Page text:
Reynolds, SBA’s McMahon see rosy ‘18
PERRY BEEMAN Dec 13, 2017 | 7:36 pm
3 min read time795 wordsAll Latest News, Business Record Insider, Economic Development, Law & Government
Gov. Kim Reynolds (at left in photo) and U.S. Small Business Administrator Linda McMahon (right) tag-teamed an interview with the Business Record this morning in which they were bullish on 2018 prospects for business, especially small business.
McMahon, who also met privately with business leaders while she was in Iowa today, said the Trump administration is pushing hard for tax cuts, programs designed to boost the workforce, and the repeal of some regulations — all moves designed to boost small businesses, the providers of most jobs in the United States.
McMahon knows a bit about expanding a business — she became wealthy running the high-profile professional wrestling organization, WWE. She twice ran for the U.S. Senate in Connecticut, but lost.
Reynolds said her top priority will be Future Ready Iowa, the state’s program that is pushing for 70 percent of Iowa’s workforce to have education or training beyond high school by 2025.
“I hear this constantly as I travel around the state of Iowa, and it’s workforce, workforce, workforce,” Reynolds said. “We have business and industry — small, medium and large — that are excited about the future. They are projecting strong growth, and the biggest factor in that growth is workforce. That is my No. 1 priority as we look for ways to grow the economy.
“I think that is something we can take care of relatively quickly with the Future Ready Iowa initiative,” Reynolds added. “It really builds on the STEM initiative, the science, technology, engineering and math, and teach leadership and compensation reform. That’s kind of the future pipeline that we are working on, and Future Ready Iowa will work with underrepresented, underserved, underemployed to really help Iowans ‘skill up’ so they can be prepared for the jobs of today and tomorrow.”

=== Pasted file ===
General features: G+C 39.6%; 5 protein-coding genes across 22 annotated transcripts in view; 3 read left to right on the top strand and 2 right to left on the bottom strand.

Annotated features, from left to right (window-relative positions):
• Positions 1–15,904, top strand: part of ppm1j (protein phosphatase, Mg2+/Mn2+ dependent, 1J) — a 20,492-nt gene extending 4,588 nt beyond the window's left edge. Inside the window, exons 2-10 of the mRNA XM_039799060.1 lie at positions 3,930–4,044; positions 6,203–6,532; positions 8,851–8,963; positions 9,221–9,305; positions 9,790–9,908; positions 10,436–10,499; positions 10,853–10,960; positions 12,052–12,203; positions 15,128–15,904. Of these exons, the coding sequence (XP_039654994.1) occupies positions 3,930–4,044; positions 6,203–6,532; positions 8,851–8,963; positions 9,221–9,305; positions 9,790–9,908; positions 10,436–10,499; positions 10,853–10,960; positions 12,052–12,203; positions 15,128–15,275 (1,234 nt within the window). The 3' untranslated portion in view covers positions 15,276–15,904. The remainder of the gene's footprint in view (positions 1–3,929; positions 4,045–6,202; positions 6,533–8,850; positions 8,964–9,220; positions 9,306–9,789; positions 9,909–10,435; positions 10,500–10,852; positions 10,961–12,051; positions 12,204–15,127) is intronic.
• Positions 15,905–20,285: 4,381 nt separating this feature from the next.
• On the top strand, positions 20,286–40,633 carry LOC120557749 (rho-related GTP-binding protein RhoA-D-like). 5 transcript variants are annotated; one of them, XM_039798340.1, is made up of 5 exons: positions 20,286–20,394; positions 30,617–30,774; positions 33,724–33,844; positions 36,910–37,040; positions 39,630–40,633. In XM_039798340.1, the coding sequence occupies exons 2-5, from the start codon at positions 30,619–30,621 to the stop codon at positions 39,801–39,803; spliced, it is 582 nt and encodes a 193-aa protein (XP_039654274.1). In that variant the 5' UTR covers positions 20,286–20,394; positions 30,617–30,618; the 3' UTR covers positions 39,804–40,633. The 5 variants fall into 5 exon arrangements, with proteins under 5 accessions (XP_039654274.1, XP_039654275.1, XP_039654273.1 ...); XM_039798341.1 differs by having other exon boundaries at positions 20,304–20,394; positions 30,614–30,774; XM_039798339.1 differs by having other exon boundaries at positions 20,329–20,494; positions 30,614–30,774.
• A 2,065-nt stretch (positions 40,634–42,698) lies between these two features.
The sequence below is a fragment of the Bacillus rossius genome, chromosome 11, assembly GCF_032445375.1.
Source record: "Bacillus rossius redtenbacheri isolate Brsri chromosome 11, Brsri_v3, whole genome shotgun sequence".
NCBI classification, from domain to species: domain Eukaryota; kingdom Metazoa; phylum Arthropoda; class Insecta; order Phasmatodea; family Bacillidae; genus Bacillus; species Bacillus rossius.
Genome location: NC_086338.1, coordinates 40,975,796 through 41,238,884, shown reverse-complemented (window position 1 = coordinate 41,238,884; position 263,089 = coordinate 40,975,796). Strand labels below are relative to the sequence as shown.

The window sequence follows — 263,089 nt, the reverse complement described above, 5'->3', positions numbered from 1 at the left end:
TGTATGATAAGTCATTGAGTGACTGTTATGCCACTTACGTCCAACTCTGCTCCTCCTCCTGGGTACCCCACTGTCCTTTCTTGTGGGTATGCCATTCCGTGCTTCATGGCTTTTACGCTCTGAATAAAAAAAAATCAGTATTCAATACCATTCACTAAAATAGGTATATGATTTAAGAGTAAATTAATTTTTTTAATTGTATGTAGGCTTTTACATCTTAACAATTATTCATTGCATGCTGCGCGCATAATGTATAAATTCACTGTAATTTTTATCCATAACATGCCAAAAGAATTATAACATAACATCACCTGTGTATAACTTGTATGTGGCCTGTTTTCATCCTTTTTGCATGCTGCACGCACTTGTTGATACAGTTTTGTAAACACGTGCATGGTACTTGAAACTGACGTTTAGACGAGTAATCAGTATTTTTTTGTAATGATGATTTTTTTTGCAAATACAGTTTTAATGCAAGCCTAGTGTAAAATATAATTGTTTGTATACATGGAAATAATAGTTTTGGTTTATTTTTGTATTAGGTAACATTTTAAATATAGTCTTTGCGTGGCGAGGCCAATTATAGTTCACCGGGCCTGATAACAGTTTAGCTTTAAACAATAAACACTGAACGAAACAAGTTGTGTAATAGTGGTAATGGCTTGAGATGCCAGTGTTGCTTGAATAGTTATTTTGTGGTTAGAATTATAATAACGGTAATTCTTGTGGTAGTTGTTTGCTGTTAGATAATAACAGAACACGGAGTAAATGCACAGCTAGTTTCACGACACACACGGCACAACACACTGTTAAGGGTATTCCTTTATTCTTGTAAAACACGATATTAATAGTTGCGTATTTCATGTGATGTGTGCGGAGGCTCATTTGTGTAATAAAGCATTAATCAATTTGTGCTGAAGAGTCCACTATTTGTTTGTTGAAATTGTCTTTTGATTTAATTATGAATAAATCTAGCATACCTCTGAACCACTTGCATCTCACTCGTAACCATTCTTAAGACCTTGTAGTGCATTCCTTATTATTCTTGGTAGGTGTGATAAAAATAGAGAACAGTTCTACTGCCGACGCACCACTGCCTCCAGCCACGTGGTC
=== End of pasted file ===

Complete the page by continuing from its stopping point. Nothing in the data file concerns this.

Tax reform and changes to the health care system also will be high on the list of needs for the business community and others, Reynolds said. “We had a lot of great legislation last year that were pro-growth and pro-business; the next step we need is tax reform. We are watching very closely what they are doing in Washington, D.C.”
McMahon took the point. “We would certainly like to see that (tax reform) vote by Christmas and get the tax reform — the tax cuts — accomplished,” she said. “I hear a lot of the same things that the governor hears when I travel the country. This is my 27th state visit. I hear the same messages across the country. We are pushing really hard right now for tax reform.
“You won’t hear small business talk much about tax reform — they talk about tax cuts,” McMahon said. “When they talk about tax cuts, they talk about taking that money and really investing it in their companies, either hiring another employee, raising wages, perhaps producing more goods and services, branching out to another location. So they are really optimistic. And we haven’t seen this level of optimism for entrepreneurs and startups since Ronald Reagan’s tax cuts.”
Reynolds said Iowa businesses appear ready to hire ex-felons, people with disabilities and others who are underrepresented in a workforce that has been tested by unemployment rates so low that many economists consider the state near full employment. “I can’t believe how willing they are (to hire those workers ) — and it’s because of their need,” Reynolds said.
Business, academia and government were working separately before the state’s STEM initiative — which Reynolds has co-led — was formed, the governor said. Now they work together.
Apprenticeships are a big part of that work, Reynolds added. “To get kids in some of these businesses to see firsthand how they are taking an idea and turning it into a business and turning it into a successful business” is gratifying, Reynolds said.
In addition, “we are doing apprenticeships in every one of the (prison) institutions, working with offenders so when they are released into the community, they have a skill and they have a connection to an employer. And we have seen employers step up and participate. Internships. Externships. Apprenticeships.”
McMahon said she was with President Donald Trump when he signed an executive order supporting apprenticeships and internships. “He set aside hopefully about $100 million for that effort, because we have to change the paradigm on how we are educating that next level of workforce in our country,” she said.
The federal government also is focusing on infrastructure — roads, bridges, electrical grid, “everything” — which also will help boost business, McMahon added.
“This is a pro-growth administration,” McMahon said. “If we grow this and have a very robust economy, not only does it restore the position of the United States on a global basis, but it just improves the lives of our citizens on a daily basis.”
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